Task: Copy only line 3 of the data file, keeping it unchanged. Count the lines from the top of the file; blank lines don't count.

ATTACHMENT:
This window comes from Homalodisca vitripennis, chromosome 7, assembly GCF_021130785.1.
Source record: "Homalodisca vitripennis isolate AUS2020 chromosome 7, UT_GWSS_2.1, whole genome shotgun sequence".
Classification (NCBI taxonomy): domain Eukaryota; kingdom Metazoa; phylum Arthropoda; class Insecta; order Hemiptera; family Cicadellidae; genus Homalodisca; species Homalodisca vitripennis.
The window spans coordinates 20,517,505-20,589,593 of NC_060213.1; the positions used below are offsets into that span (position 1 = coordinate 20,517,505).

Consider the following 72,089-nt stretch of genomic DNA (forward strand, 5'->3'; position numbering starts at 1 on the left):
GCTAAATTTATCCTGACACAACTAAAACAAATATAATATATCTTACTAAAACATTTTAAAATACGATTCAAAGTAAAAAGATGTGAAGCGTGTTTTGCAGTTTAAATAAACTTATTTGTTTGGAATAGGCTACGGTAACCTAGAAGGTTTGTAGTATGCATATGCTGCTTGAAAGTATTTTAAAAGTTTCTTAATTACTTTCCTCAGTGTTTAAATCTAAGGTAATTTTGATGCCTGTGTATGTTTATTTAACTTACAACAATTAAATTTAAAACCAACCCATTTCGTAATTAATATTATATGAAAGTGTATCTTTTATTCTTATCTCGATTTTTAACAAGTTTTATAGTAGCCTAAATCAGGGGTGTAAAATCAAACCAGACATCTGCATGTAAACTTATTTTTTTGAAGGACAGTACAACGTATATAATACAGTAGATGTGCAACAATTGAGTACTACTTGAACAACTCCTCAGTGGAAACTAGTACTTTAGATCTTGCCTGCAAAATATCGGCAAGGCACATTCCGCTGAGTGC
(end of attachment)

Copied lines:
Classification (NCBI taxonomy): domain Eukaryota; kingdom Metazoa; phylum Arthropoda; class Insecta; order Hemiptera; family Cicadellidae; genus Homalodisca; species Homalodisca vitripennis.